In only a few short weeks, G. Willow Wilson and Adrian Alphona’s Ms. Marvel has become an absolute must-read title for me, one that I count on every time to deliver on the promise and expectation of a title that is meant to be funny and comedic, a book that features a non-traditional character in comics. Kamala Khan has quickly become one of my favourite characters to read about every month and while the title hasn’t exactly pulled in the big numbers for Marvel, it has certainly gained quite a positive reputation, one that makes me really glad and also hopeful for the future.
This week’s Ms. Marvel #5 picks up from the cliffhanger of the previous issue and it is even more melancholic than any of the previous issues for it deals with Kamala dealing with her powers and also connecting with her mother and father in a very personal way, one that is dependent on how teenagers see themselves in today’s hyper-hyped world of expectations of behaviour and comportment. G. Willow Wilson’s writing and Adrian Alphona’s art are both the best that they’ve ever been in this series, and they certainly prove their mad skills yet again.
The big idea here, as the first arc of the new series comes to a close, is that Kamala’s big rescue for her best friend Bruno’s brother Vic fails quite spectacularly and then she has to spend some time fine-tuning her powers and become more comfortable with them before she goes back for a second story. It is quite a classic plot, but feels fresh given the character at the center of the conflict and Kamala Khan is truly the star of this comic, as she should be. The best thing is that G. Willow Wilson totally gets this character and that even though she has created her from scratch, she feels entirely as if she’s been around for a good long while. That is not something that is easy to do, especially not when the character’s identity as a superhero is that of an older character with a great pedigree in comics.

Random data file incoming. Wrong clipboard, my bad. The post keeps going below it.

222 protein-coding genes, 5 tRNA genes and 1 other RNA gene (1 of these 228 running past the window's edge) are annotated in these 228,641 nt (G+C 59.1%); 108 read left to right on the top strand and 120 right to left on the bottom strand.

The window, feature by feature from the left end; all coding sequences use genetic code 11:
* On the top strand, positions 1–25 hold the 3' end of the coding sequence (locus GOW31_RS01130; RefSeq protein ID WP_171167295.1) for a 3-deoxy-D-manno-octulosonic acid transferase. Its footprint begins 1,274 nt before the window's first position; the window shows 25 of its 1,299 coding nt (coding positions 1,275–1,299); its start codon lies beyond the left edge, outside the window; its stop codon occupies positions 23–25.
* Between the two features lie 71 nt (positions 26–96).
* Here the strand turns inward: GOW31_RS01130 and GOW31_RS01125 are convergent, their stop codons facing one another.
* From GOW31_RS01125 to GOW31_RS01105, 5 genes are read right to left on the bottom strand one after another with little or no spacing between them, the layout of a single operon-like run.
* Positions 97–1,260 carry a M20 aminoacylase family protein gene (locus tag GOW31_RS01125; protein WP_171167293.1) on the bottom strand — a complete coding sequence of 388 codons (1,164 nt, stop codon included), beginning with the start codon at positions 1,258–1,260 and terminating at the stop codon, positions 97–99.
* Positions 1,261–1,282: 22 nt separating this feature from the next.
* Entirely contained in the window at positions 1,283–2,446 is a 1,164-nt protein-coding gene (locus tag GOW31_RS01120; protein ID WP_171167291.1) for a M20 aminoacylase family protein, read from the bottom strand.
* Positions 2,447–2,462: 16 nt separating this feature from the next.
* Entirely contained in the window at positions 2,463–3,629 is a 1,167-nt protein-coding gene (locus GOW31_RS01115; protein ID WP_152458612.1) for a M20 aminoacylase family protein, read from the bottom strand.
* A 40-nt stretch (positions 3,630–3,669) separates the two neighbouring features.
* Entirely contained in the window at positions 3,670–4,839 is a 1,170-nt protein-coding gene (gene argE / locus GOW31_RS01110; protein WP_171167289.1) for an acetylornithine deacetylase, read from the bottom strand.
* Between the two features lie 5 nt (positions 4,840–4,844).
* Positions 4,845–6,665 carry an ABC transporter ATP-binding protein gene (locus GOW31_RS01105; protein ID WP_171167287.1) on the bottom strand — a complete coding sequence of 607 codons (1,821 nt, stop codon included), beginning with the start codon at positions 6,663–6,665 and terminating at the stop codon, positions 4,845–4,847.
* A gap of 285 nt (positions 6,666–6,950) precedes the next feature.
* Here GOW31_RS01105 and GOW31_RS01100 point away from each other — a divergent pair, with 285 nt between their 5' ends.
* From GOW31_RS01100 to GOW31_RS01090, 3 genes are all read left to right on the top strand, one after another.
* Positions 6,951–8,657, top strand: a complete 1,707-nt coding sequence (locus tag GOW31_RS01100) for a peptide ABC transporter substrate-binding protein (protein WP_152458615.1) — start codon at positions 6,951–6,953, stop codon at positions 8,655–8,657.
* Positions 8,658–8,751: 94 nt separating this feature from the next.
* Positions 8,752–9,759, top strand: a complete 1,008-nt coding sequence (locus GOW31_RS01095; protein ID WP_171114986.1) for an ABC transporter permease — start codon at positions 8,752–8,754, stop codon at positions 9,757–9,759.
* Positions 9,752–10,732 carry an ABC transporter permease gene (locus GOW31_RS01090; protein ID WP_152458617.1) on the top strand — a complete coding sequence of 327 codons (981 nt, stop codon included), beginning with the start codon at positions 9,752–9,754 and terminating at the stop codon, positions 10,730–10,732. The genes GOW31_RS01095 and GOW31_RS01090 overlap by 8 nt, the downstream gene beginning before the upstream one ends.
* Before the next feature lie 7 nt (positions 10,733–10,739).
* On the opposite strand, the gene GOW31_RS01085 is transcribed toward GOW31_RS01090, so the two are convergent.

One thing that I really liked in this issue was that Wilson didn’t spend too much time focusing on Kamala learning to deal with her powers. She’s sprinkled this throughout the series thus far and with the way that the story plays out this time, it allows her to move forward with the main event and not get lost in details, which this issue would most likely have played out in the end otherwise. She gives us the characters and the conflict from the get go and then goes about executing all of it.
Then there’s the entire sequence with Kamala’s father lecturing her on how to be a proper girl, but his definition of those two words is thankfully not what you’d expect it to be. He wants his daughter to be her own person and not bow down to the pressures of he world around her, especially not one where young girls have to act and behave in a certain way to feel justified. He basically tells her to not worry so much about societal pressures and just carry on. It is all a really heartfelt moment and kudos to Wilson for writing it as she did.
The comic ends in a really great place and it introduces the series’ first major villain, someone I don’t recognize but am looking forward to seeing more of in due course. Wilson’s writing is often very “traditional” in its feel to comics from a couple decades back, but with a modern twist, so it ends up being really great.
As always, we have Adrian Alphona on the artwork while Ian Herring does the colours and VC’s Joe Caramagna does the letters with Jamie McKelvie and Matt Wilson doing the cover. No complaints about the artwork this time except that the mask that Kamala wears during her first attempt at saving Vic looks entirely comedic and even faked, as if it has been photo-shopped. The problem I think is that the colour just doesn’t come off as being natural. Other than that small thing, every scene and page of this comic was top-notch and proved that this entire art team is really solid. And that fantastic cover? It reflects the inner contents really nicely and also the melancholic nature of the story.
In short, truly amazing!